August was heavy on fiction for two reasons. One, it included our vacation week and when Michelle asked what I wanted to do on the Cape, I said: read. Two, I wanted to really seek out, read and study the genre books that I like as I prep to (finally) get back to writing my own this fall.
There were a lot of weird things that happened in the 80’s: Bunnicula, Mr Belvedere’s employment situation, those weird vinyl E.T. dolls, Noid, Muppet Babies, but somewhere up near the top of the list must be the musical Cats. How did this become a hit?
It would be easy to blame Michelle, but I really only have myself to blame for this one. As a joke, I put on the cast recording in the car one day and later showed them a few YouTube clips. Cecilia was appropriately horrified. Allison, on the other hand, was smitten. This was the greatest thing since glitter tattoos and warm chocolate chip cookies.
She has spent the entire week begging to listen and learn more about this strange tribe of cats. She has been prancing around the house singing Magical Mister Mistoffelees. I have spent it cursing Andrew Lloyd Webber.
After a cross country trip and dealing with one child’s new found phobia of giant costumed characters, we decided to spend our summer holiday this year closer to home. We would spend a week in Brewster and do all the touristy things we typically avoid when we are only there for a weekend.
Cape Cod is a hang out place. Just about everywhere is near some body of water whether it’s the ocean, bay or a lake. Strange as it appears on the surface, in a lot of ways the Cape vibe is similar to Hawaii. Once you’ve finally made it, you mostly just want to chill out in a chair, have an adult beverage, stare out at the water or read a book. All of which is completely possible with two kids under the age of 10!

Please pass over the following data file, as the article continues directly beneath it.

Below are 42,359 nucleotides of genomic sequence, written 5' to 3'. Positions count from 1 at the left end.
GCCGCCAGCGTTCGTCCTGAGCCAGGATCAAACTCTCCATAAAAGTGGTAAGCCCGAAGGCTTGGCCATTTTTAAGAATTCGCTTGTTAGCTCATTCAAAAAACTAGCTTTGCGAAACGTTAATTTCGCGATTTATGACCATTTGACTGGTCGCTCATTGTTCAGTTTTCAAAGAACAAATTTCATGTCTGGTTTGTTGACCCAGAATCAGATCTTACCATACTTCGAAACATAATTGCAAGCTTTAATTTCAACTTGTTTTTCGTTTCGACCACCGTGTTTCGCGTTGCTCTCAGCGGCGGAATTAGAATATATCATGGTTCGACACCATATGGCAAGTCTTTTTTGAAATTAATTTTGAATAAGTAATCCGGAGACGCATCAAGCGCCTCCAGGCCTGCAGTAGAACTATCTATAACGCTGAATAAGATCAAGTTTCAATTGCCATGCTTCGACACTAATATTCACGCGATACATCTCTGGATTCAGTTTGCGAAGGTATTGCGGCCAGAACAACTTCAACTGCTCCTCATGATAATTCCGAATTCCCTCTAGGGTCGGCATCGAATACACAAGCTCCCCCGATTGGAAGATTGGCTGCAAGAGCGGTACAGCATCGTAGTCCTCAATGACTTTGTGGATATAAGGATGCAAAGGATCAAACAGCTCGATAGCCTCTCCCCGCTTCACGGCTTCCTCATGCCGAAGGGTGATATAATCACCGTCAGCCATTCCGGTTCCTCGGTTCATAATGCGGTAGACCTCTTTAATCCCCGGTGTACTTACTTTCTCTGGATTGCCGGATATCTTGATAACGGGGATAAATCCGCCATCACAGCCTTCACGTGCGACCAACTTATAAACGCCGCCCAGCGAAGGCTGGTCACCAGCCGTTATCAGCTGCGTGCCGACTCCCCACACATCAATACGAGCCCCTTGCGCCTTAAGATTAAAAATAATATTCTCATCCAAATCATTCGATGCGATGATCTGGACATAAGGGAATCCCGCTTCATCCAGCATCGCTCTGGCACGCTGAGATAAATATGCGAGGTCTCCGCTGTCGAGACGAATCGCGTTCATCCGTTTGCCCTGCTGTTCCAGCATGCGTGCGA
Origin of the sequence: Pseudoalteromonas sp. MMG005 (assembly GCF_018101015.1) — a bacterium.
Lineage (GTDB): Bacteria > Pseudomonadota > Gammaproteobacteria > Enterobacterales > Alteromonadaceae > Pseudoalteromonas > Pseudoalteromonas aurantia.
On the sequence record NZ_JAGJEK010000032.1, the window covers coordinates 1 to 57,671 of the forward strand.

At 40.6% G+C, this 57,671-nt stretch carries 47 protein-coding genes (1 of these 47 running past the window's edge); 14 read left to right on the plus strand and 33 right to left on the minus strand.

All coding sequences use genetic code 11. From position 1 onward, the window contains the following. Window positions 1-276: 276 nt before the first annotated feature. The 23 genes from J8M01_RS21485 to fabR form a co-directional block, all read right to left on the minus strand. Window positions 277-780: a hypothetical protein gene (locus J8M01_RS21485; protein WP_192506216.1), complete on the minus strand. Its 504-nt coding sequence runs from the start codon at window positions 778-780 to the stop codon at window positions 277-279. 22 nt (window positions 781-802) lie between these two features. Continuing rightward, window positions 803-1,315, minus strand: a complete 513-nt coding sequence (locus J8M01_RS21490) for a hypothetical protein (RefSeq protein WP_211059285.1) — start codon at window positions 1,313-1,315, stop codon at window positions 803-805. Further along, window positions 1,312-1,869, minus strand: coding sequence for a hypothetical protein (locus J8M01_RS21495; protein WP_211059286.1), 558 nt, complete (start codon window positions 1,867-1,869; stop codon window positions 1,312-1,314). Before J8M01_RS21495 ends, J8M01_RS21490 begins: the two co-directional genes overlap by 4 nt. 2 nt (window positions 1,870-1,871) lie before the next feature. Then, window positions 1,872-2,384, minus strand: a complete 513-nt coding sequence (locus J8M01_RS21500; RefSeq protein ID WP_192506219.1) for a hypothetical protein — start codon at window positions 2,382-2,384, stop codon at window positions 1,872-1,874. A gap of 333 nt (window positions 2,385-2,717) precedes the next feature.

They are gone. The house is quiet. Only the sound of the wind shaking the last drops of rain off the trees to keep me company. I can’t tell you it doesn’t sound like bliss nice right now.
We survived the first morning. It ran the roller coaster of emotions, from sleepy breakfast eaters to hair brushing banshees, but in the end everyone (mostly) remembered their parts and we were able to get out the door and down to the bus stop without strangling each other.
Ally was happy to show off her shiny new backpack and head off to one last year at pre-school.
Cecilia was her usual mix of bristling nerves and confidence, but when the time came she shed our hugs quickly and charged onto the bus with her friends. The door closed and the bus was off to the next stop.
Third graders don’t look back. She was ready to go.
It’s coming. I can just about hear the diesel rumble and smell that burning oil as the bus driver climbs our hill to whisk the kids away. The crunching thunk of that door closing is one of the sweeter sounds of the season.
I’m sure I’ll miss the girls in two weeks, but I’m ready to get back to the school routine. I’m just tapped out. I’m out of swim games. I’m out of crafts. I’m out of clever eye spy objects. I’m out of bourbon. It’s time.
Ah late August, the Sunday night of summer.